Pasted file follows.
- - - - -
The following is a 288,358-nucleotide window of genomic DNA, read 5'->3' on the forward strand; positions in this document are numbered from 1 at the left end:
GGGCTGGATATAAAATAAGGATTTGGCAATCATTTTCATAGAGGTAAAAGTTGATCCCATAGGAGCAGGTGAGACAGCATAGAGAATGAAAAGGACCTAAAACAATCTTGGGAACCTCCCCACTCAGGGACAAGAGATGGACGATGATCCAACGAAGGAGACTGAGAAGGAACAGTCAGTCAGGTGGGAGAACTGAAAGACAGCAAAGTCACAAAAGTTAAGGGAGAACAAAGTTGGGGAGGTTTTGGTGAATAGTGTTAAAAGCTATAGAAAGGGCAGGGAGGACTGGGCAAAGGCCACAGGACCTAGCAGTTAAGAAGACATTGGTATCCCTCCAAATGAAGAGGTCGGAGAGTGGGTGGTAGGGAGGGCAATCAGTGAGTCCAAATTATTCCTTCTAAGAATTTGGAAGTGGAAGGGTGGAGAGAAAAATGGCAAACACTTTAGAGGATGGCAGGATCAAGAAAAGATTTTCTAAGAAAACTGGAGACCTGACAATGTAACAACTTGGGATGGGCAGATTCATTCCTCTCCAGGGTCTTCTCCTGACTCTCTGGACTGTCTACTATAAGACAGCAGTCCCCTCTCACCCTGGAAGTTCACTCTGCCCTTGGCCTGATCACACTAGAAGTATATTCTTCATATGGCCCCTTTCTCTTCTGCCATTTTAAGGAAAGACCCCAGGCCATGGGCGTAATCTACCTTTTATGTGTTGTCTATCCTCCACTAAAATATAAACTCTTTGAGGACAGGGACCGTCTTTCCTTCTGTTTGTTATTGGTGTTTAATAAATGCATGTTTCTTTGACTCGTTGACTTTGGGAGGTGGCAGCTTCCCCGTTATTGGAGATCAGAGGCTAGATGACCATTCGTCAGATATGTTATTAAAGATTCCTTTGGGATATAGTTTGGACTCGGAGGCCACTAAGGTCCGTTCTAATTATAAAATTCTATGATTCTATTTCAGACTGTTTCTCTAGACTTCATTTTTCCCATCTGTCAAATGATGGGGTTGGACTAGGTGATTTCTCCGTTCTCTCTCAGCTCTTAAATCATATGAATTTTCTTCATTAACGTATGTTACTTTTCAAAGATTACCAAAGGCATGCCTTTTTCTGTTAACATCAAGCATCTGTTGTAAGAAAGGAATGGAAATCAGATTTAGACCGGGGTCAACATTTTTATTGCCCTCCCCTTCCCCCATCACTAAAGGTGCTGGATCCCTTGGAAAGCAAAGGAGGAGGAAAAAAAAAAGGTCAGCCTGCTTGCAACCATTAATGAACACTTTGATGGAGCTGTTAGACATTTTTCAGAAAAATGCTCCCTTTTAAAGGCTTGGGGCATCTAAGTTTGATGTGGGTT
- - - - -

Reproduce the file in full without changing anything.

The following is a 288,358-nucleotide window of genomic DNA, read 5'->3' on the forward strand; positions in this document are numbered from 1 at the left end:
GGGCTGGATATAAAATAAGGATTTGGCAATCATTTTCATAGAGGTAAAAGTTGATCCCATAGGAGCAGGTGAGACAGCATAGAGAATGAAAAGGACCTAAAACAATCTTGGGAACCTCCCCACTCAGGGACAAGAGATGGACGATGATCCAACGAAGGAGACTGAGAAGGAACAGTCAGTCAGGTGGGAGAACTGAAAGACAGCAAAGTCACAAAAGTTAAGGGAGAACAAAGTTGGGGAGGTTTTGGTGAATAGTGTTAAAAGCTATAGAAAGGGCAGGGAGGACTGGGCAAAGGCCACAGGACCTAGCAGTTAAGAAGACATTGGTATCCCTCCAAATGAAGAGGTCGGAGAGTGGGTGGTAGGGAGGGCAATCAGTGAGTCCAAATTATTCCTTCTAAGAATTTGGAAGTGGAAGGGTGGAGAGAAAAATGGCAAACACTTTAGAGGATGGCAGGATCAAGAAAAGATTTTCTAAGAAAACTGGAGACCTGACAATGTAACAACTTGGGATGGGCAGATTCATTCCTCTCCAGGGTCTTCTCCTGACTCTCTGGACTGTCTACTATAAGACAGCAGTCCCCTCTCACCCTGGAAGTTCACTCTGCCCTTGGCCTGATCACACTAGAAGTATATTCTTCATATGGCCCCTTTCTCTTCTGCCATTTTAAGGAAAGACCCCAGGCCATGGGCGTAATCTACCTTTTATGTGTTGTCTATCCTCCACTAAAATATAAACTCTTTGAGGACAGGGACCGTCTTTCCTTCTGTTTGTTATTGGTGTTTAATAAATGCATGTTTCTTTGACTCGTTGACTTTGGGAGGTGGCAGCTTCCCCGTTATTGGAGATCAGAGGCTAGATGACCATTCGTCAGATATGTTATTAAAGATTCCTTTGGGATATAGTTTGGACTCGGAGGCCACTAAGGTCCGTTCTAATTATAAAATTCTATGATTCTATTTCAGACTGTTTCTCTAGACTTCATTTTTCCCATCTGTCAAATGATGGGGTTGGACTAGGTGATTTCTCCGTTCTCTCTCAGCTCTTAAATCATATGAATTTTCTTCATTAACGTATGTTACTTTTCAAAGATTACCAAAGGCATGCCTTTTTCTGTTAACATCAAGCATCTGTTGTAAGAAAGGAATGGAAATCAGATTTAGACCGGGGTCAACATTTTTATTGCCCTCCCCTTCCCCCATCACTAAAGGTGCTGGATCCCTTGGAAAGCAAAGGAGGAGGAAAAAAAAAAGGTCAGCCTGCTTGCAACCATTAATGAACACTTTGATGGAGCTGTTAGACATTTTTCAGAAAAATGCTCCCTTTTAAAGGCTTGGGGCATCTAAGTTTGATGTGGGTT